So far, however, the reporting has been hobbled because many of the key facts have not been publicly disclosed due to pending or potential legal proceedings.  So we know only bits and pieces of information that have been leaked out, presumably released for strategic reasons.  Unfortunately, the media environment has been polluted by domestic and international propaganda campaigns.  So we don’t have a fair and accurate understanding of the facts.

The Manafort trials should provide a first real opportunity to get a thorough public airing of important issues in the Mueller investigation.  Under our adversary system, both the prosecution and defense will present their evidence and interpretations of the facts.  Whatever the outcome, the public will benefit by getting a more complete understanding of some of the issues that Mr. Mueller is investigating.

If the Democrats win control of at least one house of Congress in the upcoming elections, presumably they will conduct more thorough public investigations next year.  However, if the Republicans maintain control of Congress, we will especially need to rely on trials in the Mueller investigation to serve this critically important public interest.

5 thoughts on “In Praise of a Trial”

  1. For some strange reason, the system didn’t send an email to subscribers with a link to my post, In Praise of a Trial. So I want to let you know about it in case you missed it.

    It uses the example of the Paul Manafort trial to illustrate the public education function of some trials. This is particularly important because of the failure of Congress to conduct appropriate oversight.

    I just read this live blogging of the first day of the trial, which demonstrates my point about public education. You have to start at the end and read up.

  2. Despite the president’s desire that the special counsel’s investigation and prosecution cease forthwith, the Manafort trial proceeds.

    The Washington Post has posted a wonderful daily live blog of the trial which provides a detailed summary of the proceedings (including background information) that you can digest pretty quickly.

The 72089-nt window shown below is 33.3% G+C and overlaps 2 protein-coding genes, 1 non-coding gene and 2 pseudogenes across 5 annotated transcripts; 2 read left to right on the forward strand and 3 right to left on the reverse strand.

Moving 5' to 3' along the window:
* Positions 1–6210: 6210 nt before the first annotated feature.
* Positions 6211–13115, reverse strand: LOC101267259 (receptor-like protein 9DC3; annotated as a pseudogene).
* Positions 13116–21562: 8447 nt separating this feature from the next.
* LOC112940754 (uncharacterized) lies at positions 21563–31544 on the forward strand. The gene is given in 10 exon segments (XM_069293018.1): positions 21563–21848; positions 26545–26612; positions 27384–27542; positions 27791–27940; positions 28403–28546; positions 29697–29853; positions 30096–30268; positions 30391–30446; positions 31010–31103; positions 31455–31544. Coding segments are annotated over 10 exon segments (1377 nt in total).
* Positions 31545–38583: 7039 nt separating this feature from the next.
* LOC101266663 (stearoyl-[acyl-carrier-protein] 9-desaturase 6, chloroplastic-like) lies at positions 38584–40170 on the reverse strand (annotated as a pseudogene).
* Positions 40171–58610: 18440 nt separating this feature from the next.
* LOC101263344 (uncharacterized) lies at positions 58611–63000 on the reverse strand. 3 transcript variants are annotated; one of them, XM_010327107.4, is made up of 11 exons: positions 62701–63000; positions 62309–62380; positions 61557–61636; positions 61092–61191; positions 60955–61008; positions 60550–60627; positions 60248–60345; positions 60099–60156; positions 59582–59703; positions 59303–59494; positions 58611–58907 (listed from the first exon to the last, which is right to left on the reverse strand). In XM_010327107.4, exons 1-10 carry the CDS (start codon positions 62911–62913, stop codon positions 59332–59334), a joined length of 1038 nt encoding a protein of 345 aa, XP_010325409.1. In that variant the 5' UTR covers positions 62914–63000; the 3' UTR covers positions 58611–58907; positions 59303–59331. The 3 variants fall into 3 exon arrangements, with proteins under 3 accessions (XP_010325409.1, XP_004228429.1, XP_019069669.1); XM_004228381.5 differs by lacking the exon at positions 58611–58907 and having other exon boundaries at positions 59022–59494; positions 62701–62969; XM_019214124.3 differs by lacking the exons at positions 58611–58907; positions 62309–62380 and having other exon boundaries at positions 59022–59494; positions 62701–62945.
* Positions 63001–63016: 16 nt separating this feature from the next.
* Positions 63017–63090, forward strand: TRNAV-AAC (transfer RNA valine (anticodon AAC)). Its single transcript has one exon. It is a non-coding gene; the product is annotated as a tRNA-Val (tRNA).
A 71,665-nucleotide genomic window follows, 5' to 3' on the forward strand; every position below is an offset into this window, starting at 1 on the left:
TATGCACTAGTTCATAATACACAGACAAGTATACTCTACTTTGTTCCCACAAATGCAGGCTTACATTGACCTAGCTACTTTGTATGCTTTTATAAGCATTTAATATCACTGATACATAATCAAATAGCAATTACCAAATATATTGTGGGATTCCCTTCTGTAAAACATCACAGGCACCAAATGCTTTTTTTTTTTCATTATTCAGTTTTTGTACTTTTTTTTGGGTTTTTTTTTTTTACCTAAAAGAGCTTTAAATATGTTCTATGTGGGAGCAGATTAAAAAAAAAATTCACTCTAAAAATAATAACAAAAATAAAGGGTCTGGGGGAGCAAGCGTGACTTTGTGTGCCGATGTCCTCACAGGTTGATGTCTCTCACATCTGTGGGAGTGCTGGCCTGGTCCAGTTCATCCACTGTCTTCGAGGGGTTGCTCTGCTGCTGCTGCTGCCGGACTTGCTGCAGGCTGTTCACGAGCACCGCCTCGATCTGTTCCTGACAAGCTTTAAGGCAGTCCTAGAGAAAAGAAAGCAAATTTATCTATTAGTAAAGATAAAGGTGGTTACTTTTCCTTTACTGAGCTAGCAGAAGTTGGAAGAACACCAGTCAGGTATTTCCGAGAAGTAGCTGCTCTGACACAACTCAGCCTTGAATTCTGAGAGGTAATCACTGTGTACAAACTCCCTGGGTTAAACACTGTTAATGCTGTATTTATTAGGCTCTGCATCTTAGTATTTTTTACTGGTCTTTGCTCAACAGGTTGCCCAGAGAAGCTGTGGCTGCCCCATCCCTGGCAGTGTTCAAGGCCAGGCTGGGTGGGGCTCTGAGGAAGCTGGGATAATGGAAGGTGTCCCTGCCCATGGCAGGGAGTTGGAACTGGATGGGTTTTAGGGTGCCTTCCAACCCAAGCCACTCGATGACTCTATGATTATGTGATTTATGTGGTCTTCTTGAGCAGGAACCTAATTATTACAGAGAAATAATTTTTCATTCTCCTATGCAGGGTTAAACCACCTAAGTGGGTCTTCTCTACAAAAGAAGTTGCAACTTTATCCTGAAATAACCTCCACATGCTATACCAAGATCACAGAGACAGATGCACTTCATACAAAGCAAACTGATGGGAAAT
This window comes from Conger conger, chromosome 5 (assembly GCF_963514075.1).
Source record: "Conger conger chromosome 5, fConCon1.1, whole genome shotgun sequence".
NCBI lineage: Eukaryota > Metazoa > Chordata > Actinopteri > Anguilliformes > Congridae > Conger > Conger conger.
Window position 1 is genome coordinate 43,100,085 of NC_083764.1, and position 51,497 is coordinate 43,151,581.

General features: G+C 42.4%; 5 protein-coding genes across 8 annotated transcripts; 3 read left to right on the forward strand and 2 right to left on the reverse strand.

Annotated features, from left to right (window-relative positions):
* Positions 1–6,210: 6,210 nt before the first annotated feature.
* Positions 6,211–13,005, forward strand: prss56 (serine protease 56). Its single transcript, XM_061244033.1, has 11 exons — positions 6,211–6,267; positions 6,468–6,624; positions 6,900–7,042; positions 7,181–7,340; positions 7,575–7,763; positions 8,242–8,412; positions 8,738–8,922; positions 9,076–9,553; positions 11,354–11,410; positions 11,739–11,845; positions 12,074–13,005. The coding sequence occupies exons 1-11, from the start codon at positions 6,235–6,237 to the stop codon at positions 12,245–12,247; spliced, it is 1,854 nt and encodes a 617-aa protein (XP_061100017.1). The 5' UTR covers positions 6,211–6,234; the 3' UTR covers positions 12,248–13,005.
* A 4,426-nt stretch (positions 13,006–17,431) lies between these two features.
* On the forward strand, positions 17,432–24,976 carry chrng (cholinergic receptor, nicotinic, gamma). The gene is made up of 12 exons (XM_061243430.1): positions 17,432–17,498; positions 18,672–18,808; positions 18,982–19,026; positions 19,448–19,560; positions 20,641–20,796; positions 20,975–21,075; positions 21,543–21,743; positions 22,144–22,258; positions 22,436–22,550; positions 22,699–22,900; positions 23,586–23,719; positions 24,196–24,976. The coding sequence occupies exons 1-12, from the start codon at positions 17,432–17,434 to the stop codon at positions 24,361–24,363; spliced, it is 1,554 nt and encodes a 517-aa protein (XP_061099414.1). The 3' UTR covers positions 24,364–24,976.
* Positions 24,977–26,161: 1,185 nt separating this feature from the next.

Here’s the blog of the third day of the trial.

  3. I have been following the daily blogs of the Manafort trial in the Washington Post, which have been fascinating in describing how the trial actually worked – as well as key facts about this important case, as I mentioned in my original post.

    The trial also has displayed how decisions are made by judges, who sometimes are problematic. The New York Times published this article, Judge in Manafort Trial Is a ‘Caesar’ in His Own Rome, describing the judge’s sometimes tyrannical ways. One of the reasons that people settle cases is so that they can protect themselves from the unpredictable whims of some judges.

    This morning, in response to a motion by the prosecution, the judge half-heartedly apologized for scolding prosecutors for having an expert witness attend the trial – after the judge explicitly permitted them to do so. The judge said that he hadn’t read the transcript of his statement proving that he had been wrong to chew out the prosecutors but said only that he “was probably wrong.” This is hardly the kind of apology that people generally consider convincing.

    Throughout the trial, the judge repeatedly badgered the prosecutors, sometimes seemingly without good cause. He also seemed to make prejudicial comments in the presence of the jury. It’s really hard to know without attending or reading the transcript. But here’s a very troubling statement by the judge.

    Just before the jury left for the day, Rick Gates echoed other prosecution witnesses in saying Paul Manafort kept a close eye on his financial affairs.

    “Mr. Manafort in my opinion kept fairly frequent updates,” Gates said, after a discussion of movement between their consulting firm’s offshore accounts. “Mr. Manafort was very good at knowing where the money was and where it was going.”

    Judge Ellis, as he has repeatedly, interjected.

    “He didn’t know about the money you were stealing,” Ellis said, “so he didn’t do it that closely.”

    The comment by the judge goes to a question at the heart of the trial — how much fraud could possibly have gone on under Manafort’s nose without his knowledge.